An Indicator Of Peril

Charting RVA

The graph below plots RVA since 1948. Periods deemed recessionary by the National Bureau of Economic Research (NBER) are denoted in gray.

Data Courtesy: St. Louis Federal Reserve (FRED)

Since 1948 there have been 277 quarters of data. RVA has only been negative during recessions or in proximity to periods leading up to and/or following recessions.


Currently, three of the last four quarters have produced negative RVA levels. Real GDP is not producing similar results, having averaged 2% growth over the same quarters. As mentioned earlier, RVA and Real GDP may not be well correlated over short time frames.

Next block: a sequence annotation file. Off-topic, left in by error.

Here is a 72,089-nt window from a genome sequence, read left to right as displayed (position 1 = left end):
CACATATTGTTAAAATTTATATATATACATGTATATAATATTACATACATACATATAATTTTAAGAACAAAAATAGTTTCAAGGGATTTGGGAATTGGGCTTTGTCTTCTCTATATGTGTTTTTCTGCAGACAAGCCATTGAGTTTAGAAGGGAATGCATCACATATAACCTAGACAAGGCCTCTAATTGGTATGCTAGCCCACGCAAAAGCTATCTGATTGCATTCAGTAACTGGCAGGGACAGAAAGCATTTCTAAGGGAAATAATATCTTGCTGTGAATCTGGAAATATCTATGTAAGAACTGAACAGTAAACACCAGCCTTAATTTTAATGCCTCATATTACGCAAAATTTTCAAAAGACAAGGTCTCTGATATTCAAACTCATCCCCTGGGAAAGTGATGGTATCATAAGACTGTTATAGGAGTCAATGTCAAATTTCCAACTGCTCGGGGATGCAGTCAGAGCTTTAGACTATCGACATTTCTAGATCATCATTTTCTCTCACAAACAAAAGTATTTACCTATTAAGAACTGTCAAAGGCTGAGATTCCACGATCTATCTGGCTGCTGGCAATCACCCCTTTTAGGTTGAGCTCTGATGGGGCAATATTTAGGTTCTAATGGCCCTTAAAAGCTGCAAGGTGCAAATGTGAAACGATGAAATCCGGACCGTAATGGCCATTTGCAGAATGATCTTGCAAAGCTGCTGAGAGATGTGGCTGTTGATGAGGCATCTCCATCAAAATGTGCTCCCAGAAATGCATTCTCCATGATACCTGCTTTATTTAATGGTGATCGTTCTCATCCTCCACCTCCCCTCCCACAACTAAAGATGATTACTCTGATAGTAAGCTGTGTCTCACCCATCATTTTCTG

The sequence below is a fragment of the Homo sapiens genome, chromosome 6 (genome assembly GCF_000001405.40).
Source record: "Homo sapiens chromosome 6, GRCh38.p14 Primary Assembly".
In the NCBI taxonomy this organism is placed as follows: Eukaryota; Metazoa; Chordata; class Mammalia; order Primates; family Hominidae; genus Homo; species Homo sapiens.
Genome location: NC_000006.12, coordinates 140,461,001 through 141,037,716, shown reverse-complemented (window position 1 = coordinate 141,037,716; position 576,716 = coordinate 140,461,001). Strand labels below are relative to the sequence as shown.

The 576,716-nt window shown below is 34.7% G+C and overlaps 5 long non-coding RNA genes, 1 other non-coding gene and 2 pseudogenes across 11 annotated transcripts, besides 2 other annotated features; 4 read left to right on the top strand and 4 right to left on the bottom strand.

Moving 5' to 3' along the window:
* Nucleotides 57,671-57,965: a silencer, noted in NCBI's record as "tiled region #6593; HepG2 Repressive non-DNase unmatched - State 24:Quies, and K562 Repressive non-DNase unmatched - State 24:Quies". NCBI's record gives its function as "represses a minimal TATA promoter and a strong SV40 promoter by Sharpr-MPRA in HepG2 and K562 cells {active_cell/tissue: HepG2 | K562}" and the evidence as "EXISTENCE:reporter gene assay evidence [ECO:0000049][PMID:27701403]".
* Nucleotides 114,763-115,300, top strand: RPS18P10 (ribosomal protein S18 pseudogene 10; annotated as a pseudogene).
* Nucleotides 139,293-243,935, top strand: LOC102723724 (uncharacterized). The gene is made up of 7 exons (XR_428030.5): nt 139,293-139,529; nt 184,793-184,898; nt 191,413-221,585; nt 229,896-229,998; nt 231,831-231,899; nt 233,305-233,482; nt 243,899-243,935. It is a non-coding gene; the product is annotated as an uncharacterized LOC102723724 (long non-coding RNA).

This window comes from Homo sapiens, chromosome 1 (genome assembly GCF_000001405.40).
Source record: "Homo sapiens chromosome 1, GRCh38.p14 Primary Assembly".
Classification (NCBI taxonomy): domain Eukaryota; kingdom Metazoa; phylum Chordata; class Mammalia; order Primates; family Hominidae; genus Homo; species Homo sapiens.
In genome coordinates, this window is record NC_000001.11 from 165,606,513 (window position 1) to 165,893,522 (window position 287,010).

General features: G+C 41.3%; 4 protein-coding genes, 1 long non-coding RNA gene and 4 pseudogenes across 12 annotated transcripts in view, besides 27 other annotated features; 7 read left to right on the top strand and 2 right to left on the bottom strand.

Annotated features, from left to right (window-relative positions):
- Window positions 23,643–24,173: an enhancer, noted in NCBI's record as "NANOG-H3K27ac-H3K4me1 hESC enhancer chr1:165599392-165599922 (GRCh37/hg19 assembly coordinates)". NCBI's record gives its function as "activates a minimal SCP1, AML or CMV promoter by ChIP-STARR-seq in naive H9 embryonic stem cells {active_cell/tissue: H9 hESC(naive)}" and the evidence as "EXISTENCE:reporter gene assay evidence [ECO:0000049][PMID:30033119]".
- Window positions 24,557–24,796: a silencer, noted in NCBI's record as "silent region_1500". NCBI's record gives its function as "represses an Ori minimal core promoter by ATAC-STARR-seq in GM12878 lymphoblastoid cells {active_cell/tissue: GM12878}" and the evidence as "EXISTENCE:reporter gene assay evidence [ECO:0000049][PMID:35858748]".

RVA is just one source of data arguing that economic trouble lies ahead, therefore, we would be wise not to read too much into this one indicator. Of concern, however, is that negative RVA readings have an impeccable pattern of signaling recession as a coincident indicator. Will this time be different? If not, then we would expect to see other economic indicators reflect similar weakness in the weeks and months ahead. Clinically, our efforts focus on finding valuable data that will allow us to help clients make prudent decisions. This is certainly one such piece of data.

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